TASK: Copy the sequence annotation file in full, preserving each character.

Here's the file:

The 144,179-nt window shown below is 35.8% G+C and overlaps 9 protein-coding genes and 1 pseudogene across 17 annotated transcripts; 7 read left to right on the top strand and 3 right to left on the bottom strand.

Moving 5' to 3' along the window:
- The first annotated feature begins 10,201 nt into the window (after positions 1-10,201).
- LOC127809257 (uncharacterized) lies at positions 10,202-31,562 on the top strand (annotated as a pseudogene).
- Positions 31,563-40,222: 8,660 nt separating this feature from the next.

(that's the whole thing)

The 144,179-nt window shown below is 35.8% G+C and overlaps 9 protein-coding genes and 1 pseudogene across 17 annotated transcripts; 7 read left to right on the top strand and 3 right to left on the bottom strand.

Moving 5' to 3' along the window:
- The first annotated feature begins 10,201 nt into the window (after positions 1-10,201).
- LOC127809257 (uncharacterized) lies at positions 10,202-31,562 on the top strand (annotated as a pseudogene).
- Positions 31,563-40,222: 8,660 nt separating this feature from the next.